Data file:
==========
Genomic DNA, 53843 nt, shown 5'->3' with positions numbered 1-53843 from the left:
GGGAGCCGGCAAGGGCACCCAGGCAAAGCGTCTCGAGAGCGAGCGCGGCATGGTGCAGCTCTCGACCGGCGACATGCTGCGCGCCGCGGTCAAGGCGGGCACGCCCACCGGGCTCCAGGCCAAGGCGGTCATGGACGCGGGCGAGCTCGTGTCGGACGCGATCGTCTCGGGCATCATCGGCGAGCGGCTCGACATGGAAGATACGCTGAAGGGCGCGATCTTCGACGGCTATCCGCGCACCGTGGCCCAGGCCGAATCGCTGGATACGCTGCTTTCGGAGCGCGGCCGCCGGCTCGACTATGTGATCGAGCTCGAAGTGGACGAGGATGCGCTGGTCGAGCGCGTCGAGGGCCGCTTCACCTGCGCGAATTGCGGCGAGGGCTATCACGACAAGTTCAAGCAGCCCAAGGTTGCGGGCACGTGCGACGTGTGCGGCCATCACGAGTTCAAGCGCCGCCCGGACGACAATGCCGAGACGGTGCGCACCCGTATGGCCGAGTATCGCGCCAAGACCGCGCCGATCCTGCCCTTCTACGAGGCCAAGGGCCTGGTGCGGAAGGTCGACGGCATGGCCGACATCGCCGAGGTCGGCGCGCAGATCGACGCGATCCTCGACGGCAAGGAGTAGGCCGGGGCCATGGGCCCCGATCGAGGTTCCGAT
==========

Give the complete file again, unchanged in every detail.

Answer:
Genomic DNA, 53843 nt, shown 5'->3' with positions numbered 1-53843 from the left:
GGGAGCCGGCAAGGGCACCCAGGCAAAGCGTCTCGAGAGCGAGCGCGGCATGGTGCAGCTCTCGACCGGCGACATGCTGCGCGCCGCGGTCAAGGCGGGCACGCCCACCGGGCTCCAGGCCAAGGCGGTCATGGACGCGGGCGAGCTCGTGTCGGACGCGATCGTCTCGGGCATCATCGGCGAGCGGCTCGACATGGAAGATACGCTGAAGGGCGCGATCTTCGACGGCTATCCGCGCACCGTGGCCCAGGCCGAATCGCTGGATACGCTGCTTTCGGAGCGCGGCCGCCGGCTCGACTATGTGATCGAGCTCGAAGTGGACGAGGATGCGCTGGTCGAGCGCGTCGAGGGCCGCTTCACCTGCGCGAATTGCGGCGAGGGCTATCACGACAAGTTCAAGCAGCCCAAGGTTGCGGGCACGTGCGACGTGTGCGGCCATCACGAGTTCAAGCGCCGCCCGGACGACAATGCCGAGACGGTGCGCACCCGTATGGCCGAGTATCGCGCCAAGACCGCGCCGATCCTGCCCTTCTACGAGGCCAAGGGCCTGGTGCGGAAGGTCGACGGCATGGCCGACATCGCCGAGGTCGGCGCGCAGATCGACGCGATCCTCGACGGCAAGGAGTAGGCCGGGGCCATGGGCCCCGATCGAGGTTCCGAT